Category: This is Central

That’s Me in the Closet: A Spiritual Memoir

Central Seminary counseling student Steven Andrews recently released a book, “That’s Me in the Closet: A Spiritual Memoir.” The book is a childhood story of trauma, healing, foster care, queer identity, fourth-grade atheism, and a college conversion to Christianity. Anna Carter Florence, professor of preaching at Columbia Seminary, calls it a “groundbreaking book” that “refreshes and remixes” the genre of spiritual autobiography “for a new generation” while telling a “faith-and-life story with unforgettable power, honesty, beauty, and courage.” Steve is a Presbyterian Church (USA) pastor in the Kansas City area pursuing counseling as a new way to do ministry.

The following is an excerpt from the book–

What I wanted, more than anything, was a book. Books had been with me every step of the way until now. Here, on the bottom floor of my college library, in a quiet, secluded corner, I should have been able to find a book.

By fourth grade, I was a committed atheist. In middle school and high school, I was an anti-religious evangelist­—and all that was in the early 90s, before it was cool. However, toward the end of high school and the beginning of college, as the old millennium was fading and the new was emerging, I had been slowly converted from atheism, to agnosticism, to ‘spiritual but not religious,’ and a book was always there to help me jump from one metaphysical lily pad to another.

Now, it is deep into the fall of sophomore year. The Indiana air is crisp on your skin. The leaves crunch beneath your boots. I am hunkered down inside for a night of study. I have been dating an evangelical Christian, Dani, and even through the fog of hormones that cloud my sophomoric mind, I am on the verge of another leap of faith: ready to believe in a Christian God and accept Jesus Christ as my personal Lord and Savior. I wanted a book. I needed something clear. Something rational. Something that could provide intellectual cover. How could I, of all people, become, of all things, a Christian? The very thought arose in defiance of everything I held rational and holy.

At that moment, I thought about Dani and all the things that led me here—all the twists of fate that brought me to this strange, all-male college; to the fraternity I reluctantly joined; to the young men who helped me meet the young woman who evangelized me. It had been quite a journey to this library, to this moment. It all felt like too much.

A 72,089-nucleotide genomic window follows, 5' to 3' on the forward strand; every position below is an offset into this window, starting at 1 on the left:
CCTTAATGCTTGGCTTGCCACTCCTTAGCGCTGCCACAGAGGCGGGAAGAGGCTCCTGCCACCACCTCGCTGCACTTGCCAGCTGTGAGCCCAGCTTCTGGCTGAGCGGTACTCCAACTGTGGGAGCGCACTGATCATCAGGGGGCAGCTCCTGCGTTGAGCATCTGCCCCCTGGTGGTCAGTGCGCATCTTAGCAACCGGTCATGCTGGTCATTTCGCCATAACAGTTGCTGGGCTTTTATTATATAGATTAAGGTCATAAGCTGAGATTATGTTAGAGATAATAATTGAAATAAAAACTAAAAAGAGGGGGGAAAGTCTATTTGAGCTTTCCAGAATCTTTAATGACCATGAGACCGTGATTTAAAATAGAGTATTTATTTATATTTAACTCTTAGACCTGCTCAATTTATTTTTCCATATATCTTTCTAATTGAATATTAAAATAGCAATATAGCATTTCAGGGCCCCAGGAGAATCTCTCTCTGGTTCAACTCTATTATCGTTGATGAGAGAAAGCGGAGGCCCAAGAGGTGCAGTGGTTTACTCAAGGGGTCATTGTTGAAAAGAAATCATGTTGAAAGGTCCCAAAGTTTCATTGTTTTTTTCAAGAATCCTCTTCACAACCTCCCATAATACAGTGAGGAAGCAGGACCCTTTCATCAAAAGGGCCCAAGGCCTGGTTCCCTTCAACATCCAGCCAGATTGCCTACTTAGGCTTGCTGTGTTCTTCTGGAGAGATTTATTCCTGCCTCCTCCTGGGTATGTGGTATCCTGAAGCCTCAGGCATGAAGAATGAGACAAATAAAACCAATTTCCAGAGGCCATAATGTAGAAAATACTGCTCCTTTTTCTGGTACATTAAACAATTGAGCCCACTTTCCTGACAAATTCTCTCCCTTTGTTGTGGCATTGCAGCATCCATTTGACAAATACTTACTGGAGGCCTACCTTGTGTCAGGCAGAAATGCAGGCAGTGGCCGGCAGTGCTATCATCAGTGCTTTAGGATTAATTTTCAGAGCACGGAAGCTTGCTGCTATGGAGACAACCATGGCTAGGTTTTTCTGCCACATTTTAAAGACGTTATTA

I thought about the journey to the books that thawed my atheism—The Art of Happiness by the Dalai Lama, and The Perennial Philosophy by Aldous Huxley—and how, through them, I embraced a spiritual vision of the world and an inchoate vision of God. I thought about the Christians I had met who helped me see that there was some good in this faith, that you could be an intelligent person and a person of faith, and that religion could help people become better versions of themselves. Through them, I came to grudgingly admit that faith could, in a limited way, be a force for good in the world.

Most of all, overshadowing the books and the people, there were those twists of fate that shaped my path. All the relationships that didn’t work out the way I’d hoped, clearing the way for Dani. The crushed academic aspirations and disappointed literary expectations that led to a college that was better for me than I could have dreamed.

I didn’t expect to be here, on the cusp of a faith I never wanted, but somehow, it all made sense. It was like the larger hand of an author was guiding the story and had arranged the twists of fate that were, in fact, neither twists nor fate.

In the end, I didn’t need a book. My life was a book. The direction it had taken was evidence of the author of the story, and I was now ready to get to know that author. I thought to myself, using the language of the evangelical church I’d been attending, I accept Jesus Christ as my personal Lord and Savior.

For all the things that led to that moment, I cry and curse and thank God.

For all the things that followed from that moment, I do the same.

I am queer. I use the label ‘bisexual.’ I was a foster child. I survived childhood trauma and am in the process of healing from that trauma, but the healing is never complete, and the scars remain visible. I am strange looking. A bit on the small side, with thick, reddish lips and eyes shaped differently from each other.

Above all else, or perhaps because of all else, I am weird. I have been an odd duck in every context I have ever been in, from schools to families to churches to cocktail parties. I am an odd person, and I want to help other people, and all the Christians in the world, embrace their inner oddness.